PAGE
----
In the end, I Never Talk About It is more than an enlightening glimpse into the myriad of ways that texts can be approached by a translator; it is an entertaining, and often deeply moving, look into the private anxieties, obsessions, confessions, and passions of a diverse cast of characters.

To be an outsider who is at home everywhere: The Oblivion Seekers by Isabelle Eberhardt

Long and white, the road twists like a snake toward the far-off places, toward the bright edges of the earth. It burns in the sunlight, a dusty stripe between the wheat’s dull gold on one side, and the shimmering red hills and grey-green scrub on the other. In the distance, prosperous farms, ruined mud walls, a few huts. Everything seems asleep, stricken by the heat of the day. A chanting comes up from the plain, a sound as long as the unsheltered road, or as poverty without the hope of change tomorrow, or as weeping that goes unheard. The Kabyl farmers are singing as they work. The pale wheat, the brown barley, lie piled on the earth’s flanks, and the earth herself lies back, exhausted by her labor pains. (“Outside”)

For Isabelle Eberhardt, the open road was the ultimate image of freedom—a symbol of liberty that called to her again and again. As such, she had a special affinity for vagrants or wayfarers. They feature regularly in her collection of short stories and vignettes, The Oblivion Seekers. To be confined—by physical walls, by obligations, or by the restraints of fin de siècle European society—is unbearable. Her characters give up comfort, security, even love, to find a place where they belong. Quite often it is a life of solitary independence they choose. Singular in her defiance, her passion, and her determination to set her own course, it is impossible to appreciate her writing without at least a cursory look at the remarkable life from which it emerged.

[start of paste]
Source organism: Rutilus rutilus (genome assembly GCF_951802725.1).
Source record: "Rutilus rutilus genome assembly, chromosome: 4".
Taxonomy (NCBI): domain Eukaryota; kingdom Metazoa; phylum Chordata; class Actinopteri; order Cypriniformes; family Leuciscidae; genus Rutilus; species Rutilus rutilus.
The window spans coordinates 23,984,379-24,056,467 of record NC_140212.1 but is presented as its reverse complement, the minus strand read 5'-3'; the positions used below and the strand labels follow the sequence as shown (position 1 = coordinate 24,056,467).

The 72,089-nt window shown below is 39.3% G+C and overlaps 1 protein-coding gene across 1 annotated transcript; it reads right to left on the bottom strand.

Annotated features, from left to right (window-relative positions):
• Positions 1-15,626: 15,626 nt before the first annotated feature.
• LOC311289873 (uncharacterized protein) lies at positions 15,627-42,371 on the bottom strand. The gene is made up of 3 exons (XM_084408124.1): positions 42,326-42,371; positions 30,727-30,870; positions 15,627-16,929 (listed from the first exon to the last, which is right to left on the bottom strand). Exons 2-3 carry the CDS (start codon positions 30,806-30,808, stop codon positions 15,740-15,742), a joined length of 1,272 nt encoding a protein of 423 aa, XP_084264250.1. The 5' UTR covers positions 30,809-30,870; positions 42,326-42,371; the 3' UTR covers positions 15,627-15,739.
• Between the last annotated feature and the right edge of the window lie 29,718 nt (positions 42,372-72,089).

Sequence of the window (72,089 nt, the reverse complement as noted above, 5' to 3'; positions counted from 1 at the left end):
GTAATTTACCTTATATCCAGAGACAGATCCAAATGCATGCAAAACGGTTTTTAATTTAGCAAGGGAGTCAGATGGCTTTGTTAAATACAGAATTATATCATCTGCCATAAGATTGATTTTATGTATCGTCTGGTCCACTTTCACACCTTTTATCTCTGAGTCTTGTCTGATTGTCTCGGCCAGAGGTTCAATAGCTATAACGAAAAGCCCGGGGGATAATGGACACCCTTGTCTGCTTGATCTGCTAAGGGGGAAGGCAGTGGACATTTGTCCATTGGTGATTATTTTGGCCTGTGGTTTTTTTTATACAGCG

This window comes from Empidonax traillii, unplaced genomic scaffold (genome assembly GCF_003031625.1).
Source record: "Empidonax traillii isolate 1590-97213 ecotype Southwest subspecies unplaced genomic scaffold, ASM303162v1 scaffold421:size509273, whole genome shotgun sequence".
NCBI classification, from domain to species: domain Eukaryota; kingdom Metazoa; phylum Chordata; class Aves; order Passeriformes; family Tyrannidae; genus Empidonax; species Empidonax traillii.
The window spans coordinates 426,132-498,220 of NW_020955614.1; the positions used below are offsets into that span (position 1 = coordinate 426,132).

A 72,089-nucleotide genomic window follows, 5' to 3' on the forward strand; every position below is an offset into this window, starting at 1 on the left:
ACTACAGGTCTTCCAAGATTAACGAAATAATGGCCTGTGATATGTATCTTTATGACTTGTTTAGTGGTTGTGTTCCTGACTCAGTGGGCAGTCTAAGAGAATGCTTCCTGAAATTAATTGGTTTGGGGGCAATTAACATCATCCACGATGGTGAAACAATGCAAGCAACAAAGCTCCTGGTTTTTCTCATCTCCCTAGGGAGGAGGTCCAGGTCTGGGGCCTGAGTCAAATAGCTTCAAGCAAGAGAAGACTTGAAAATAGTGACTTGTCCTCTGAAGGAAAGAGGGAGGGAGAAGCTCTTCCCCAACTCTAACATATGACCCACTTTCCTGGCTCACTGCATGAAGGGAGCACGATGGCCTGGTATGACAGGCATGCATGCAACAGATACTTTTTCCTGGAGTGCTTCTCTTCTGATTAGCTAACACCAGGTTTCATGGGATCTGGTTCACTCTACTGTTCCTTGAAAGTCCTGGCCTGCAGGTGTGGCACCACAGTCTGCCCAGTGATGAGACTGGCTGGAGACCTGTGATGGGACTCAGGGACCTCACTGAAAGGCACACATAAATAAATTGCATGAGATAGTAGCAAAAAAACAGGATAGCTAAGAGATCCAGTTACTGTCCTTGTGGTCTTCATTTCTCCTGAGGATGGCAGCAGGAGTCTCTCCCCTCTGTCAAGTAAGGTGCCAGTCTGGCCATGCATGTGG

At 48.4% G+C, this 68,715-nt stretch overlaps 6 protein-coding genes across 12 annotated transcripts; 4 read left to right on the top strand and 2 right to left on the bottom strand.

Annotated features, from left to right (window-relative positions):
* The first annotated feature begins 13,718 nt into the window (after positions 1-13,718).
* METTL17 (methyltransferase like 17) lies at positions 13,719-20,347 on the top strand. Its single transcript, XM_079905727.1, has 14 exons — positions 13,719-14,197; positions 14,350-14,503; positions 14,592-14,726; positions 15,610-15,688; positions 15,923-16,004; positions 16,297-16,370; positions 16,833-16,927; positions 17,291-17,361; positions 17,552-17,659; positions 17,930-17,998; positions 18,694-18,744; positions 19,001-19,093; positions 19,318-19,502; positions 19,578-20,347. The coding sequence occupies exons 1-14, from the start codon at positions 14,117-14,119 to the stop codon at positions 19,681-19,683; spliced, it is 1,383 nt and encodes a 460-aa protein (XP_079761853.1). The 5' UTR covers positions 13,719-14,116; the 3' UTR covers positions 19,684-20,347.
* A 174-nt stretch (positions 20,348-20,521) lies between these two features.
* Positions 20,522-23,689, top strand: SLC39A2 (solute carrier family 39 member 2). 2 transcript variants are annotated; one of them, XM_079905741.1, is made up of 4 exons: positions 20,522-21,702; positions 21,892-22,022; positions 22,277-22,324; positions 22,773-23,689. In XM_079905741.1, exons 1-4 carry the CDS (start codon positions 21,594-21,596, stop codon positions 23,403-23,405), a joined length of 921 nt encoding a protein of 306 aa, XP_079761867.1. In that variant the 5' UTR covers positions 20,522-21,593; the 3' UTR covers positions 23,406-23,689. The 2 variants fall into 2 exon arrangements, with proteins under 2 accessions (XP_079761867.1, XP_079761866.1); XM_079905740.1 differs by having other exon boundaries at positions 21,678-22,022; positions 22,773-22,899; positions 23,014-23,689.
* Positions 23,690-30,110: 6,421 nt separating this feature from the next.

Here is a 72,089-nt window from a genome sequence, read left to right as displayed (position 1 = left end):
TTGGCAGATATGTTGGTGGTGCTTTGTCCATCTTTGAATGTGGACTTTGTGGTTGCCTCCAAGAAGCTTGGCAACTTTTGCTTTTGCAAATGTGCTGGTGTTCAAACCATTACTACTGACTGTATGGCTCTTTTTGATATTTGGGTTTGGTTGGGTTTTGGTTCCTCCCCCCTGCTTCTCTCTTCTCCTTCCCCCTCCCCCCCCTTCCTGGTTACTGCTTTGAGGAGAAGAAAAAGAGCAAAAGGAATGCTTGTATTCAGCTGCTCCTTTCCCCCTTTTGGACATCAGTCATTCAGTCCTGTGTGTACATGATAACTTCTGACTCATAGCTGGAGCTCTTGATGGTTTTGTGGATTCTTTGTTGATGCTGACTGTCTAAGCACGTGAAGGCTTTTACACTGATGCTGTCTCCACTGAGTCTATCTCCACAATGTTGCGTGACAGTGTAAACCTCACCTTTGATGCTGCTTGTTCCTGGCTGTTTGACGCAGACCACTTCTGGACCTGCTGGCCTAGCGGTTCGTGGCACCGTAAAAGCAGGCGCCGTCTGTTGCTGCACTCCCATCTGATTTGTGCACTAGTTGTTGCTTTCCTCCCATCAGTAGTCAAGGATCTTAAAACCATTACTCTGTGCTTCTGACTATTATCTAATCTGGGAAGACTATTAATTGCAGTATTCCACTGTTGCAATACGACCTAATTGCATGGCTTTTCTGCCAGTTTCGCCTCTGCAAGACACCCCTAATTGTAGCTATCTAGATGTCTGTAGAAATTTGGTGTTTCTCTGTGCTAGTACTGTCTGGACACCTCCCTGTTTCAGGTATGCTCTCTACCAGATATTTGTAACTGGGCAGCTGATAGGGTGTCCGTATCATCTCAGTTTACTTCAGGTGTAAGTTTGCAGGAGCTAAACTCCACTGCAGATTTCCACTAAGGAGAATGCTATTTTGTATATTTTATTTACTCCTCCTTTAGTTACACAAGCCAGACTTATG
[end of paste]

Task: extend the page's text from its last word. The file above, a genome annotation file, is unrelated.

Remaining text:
Born in Geneva in 1877, the illegitimate daughter of a Russian Nihilist, Eberhardt was an unconventional free spirit who lived a charmed, if short, life filled with drama and adventure. Her father set the groundwork, insisting she labour alongside her brothers when she was young, learn to handle a horse properly, and appear regularly in public dressed in men’s clothing. He was inadvertently preparing her for the rigors of life in the deserts of North Africa, while his demanding expectations likely fueled her longing to escape. By the time she was twenty, she had already made her first trip to Algeria and converted to Islam.

Apart from a few short trips back to Europe, Africa had claimed her soul. Yet for the French colonists, her lifestyle was nothing short of scandalous. Her preference for men’s clothing—and Arab styled at that—was looked on with suspicion. She adopted a male persona, although she rarely fooled anyone with respect to her gender, and could often be found in the café, smoking hashish, perhaps inviting a soldier home for the night. The colonial officials suspected she was a spy. Meanwhile, she bought a horse and headed off to explore the desert. On her travels she befriended other Muslims in the area including a young Algerian soldier named Sliman Ehnni, who would become her one great love.

Under her male name she joined the Qadriya, a secretive Sufi brotherhood that exercised considerable power over unconquered desert tribes. She subsequently became more openly political, writing articles and stories celebrating North African Arab culture and protesting the French colonial administration. This attracted further unwanted attention, now from rival religious cults as well as the government. In 1901, only a stroke of dumb luck saved her from a would-be assassin when her attacker’s sword bounced off a wire, missing her head but nearly removing her arm. Once she recovered, Eberhardt was ordered out of French North Africa, so she was forced to head to Marseilles. With luck, Sliman was able to join her and the two were married. In 1902, the couple returned to Algeria. They were destitute, but they experienced a few months of peaceful happiness there. It would not last, more challenges, risk and adventure awaited. However, by 1904, hard living, recurring illness, and probable syphilis began to take its toll. After a near fatal bout of malaria, she left the hospital against doctor’s orders to meet up with her husband. They enjoyed one last night together before a flash flood collapsed the mud hut they were staying in. Isabelle did not survive. She was twenty-seven years old.